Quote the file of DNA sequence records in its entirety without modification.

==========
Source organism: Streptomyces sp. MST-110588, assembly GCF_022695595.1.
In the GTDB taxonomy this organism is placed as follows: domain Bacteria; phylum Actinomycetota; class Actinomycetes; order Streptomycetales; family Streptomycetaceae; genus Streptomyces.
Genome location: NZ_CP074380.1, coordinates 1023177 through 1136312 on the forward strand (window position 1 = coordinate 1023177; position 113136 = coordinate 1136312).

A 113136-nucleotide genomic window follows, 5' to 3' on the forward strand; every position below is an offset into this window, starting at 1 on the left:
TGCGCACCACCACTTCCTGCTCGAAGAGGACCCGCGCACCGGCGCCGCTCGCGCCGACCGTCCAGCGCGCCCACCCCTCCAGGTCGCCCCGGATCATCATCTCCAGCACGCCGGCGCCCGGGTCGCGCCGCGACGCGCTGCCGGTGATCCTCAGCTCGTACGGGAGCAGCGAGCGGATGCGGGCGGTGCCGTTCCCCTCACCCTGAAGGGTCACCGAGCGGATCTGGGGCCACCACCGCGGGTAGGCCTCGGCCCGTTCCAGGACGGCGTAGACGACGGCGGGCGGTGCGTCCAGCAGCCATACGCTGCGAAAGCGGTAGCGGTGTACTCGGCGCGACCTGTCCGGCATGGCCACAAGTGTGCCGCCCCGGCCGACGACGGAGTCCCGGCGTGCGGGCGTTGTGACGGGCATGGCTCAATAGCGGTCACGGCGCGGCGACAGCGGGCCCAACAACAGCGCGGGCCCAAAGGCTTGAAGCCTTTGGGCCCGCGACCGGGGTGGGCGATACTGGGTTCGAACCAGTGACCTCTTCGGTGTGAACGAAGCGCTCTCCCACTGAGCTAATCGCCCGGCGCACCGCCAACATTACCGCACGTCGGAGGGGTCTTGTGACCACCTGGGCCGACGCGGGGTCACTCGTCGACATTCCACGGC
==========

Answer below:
Source organism: Streptomyces sp. MST-110588, assembly GCF_022695595.1.
In the GTDB taxonomy this organism is placed as follows: domain Bacteria; phylum Actinomycetota; class Actinomycetes; order Streptomycetales; family Streptomycetaceae; genus Streptomyces.
Genome location: NZ_CP074380.1, coordinates 1023177 through 1136312 on the forward strand (window position 1 = coordinate 1023177; position 113136 = coordinate 1136312).

A 113136-nucleotide genomic window follows, 5' to 3' on the forward strand; every position below is an offset into this window, starting at 1 on the left:
TGCGCACCACCACTTCCTGCTCGAAGAGGACCCGCGCACCGGCGCCGCTCGCGCCGACCGTCCAGCGCGCCCACCCCTCCAGGTCGCCCCGGATCATCATCTCCAGCACGCCGGCGCCCGGGTCGCGCCGCGACGCGCTGCCGGTGATCCTCAGCTCGTACGGGAGCAGCGAGCGGATGCGGGCGGTGCCGTTCCCCTCACCCTGAAGGGTCACCGAGCGGATCTGGGGCCACCACCGCGGGTAGGCCTCGGCCCGTTCCAGGACGGCGTAGACGACGGCGGGCGGTGCGTCCAGCAGCCATACGCTGCGAAAGCGGTAGCGGTGTACTCGGCGCGACCTGTCCGGCATGGCCACAAGTGTGCCGCCCCGGCCGACGACGGAGTCCCGGCGTGCGGGCGTTGTGACGGGCATGGCTCAATAGCGGTCACGGCGCGGCGACAGCGGGCCCAACAACAGCGCGGGCCCAAAGGCTTGAAGCCTTTGGGCCCGCGACCGGGGTGGGCGATACTGGGTTCGAACCAGTGACCTCTTCGGTGTGAACGAAGCGCTCTCCCACTGAGCTAATCGCCCGGCGCACCGCCAACATTACCGCACGTCGGAGGGGTCTTGTGACCACCTGGGCCGACGCGGGGTCACTCGTCGACATTCCACGGC